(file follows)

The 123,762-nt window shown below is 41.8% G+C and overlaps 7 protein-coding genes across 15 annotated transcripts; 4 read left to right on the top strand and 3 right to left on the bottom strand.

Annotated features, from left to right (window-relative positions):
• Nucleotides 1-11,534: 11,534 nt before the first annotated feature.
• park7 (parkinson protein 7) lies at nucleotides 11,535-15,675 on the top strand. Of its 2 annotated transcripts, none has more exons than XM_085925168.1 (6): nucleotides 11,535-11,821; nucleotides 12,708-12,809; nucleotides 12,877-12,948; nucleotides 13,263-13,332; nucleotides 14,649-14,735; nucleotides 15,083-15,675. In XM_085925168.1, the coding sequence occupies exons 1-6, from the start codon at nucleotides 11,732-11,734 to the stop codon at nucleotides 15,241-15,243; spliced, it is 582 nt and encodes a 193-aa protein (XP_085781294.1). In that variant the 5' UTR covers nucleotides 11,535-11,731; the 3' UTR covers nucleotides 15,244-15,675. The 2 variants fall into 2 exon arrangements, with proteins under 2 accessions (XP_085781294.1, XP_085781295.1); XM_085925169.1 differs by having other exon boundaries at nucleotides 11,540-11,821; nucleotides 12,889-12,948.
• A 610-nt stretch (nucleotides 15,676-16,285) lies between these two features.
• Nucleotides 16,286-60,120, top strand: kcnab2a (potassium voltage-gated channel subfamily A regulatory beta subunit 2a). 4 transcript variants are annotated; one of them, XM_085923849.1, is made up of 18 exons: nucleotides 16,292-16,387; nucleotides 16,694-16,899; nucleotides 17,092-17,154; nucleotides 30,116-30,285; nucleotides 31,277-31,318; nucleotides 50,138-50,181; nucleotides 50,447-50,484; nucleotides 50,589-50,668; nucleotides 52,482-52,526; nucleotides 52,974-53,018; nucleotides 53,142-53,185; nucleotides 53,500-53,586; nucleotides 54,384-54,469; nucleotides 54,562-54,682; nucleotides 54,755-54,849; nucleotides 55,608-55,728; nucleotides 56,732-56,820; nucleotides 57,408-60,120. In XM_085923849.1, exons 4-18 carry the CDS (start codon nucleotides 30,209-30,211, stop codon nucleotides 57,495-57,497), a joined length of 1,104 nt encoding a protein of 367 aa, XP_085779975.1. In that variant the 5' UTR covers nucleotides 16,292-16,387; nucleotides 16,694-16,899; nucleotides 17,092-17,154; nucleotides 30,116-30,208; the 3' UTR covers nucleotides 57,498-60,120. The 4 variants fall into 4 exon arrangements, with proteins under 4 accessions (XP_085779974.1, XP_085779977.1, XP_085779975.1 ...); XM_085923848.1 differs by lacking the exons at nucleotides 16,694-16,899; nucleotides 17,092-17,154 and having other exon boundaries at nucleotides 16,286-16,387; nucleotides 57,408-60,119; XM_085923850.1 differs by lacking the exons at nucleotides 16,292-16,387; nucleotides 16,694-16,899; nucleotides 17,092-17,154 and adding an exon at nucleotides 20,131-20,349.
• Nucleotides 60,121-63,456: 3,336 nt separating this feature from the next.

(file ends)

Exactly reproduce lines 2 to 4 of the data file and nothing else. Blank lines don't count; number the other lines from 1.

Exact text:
Annotated features, from left to right (window-relative positions):
• Nucleotides 1-11,534: 11,534 nt before the first annotated feature.
• park7 (parkinson protein 7) lies at nucleotides 11,535-15,675 on the top strand. Of its 2 annotated transcripts, none has more exons than XM_085925168.1 (6): nucleotides 11,535-11,821; nucleotides 12,708-12,809; nucleotides 12,877-12,948; nucleotides 13,263-13,332; nucleotides 14,649-14,735; nucleotides 15,083-15,675. In XM_085925168.1, the coding sequence occupies exons 1-6, from the start codon at nucleotides 11,732-11,734 to the stop codon at nucleotides 15,241-15,243; spliced, it is 582 nt and encodes a 193-aa protein (XP_085781294.1). In that variant the 5' UTR covers nucleotides 11,535-11,731; the 3' UTR covers nucleotides 15,244-15,675. The 2 variants fall into 2 exon arrangements, with proteins under 2 accessions (XP_085781294.1, XP_085781295.1); XM_085925169.1 differs by having other exon boundaries at nucleotides 11,540-11,821; nucleotides 12,889-12,948.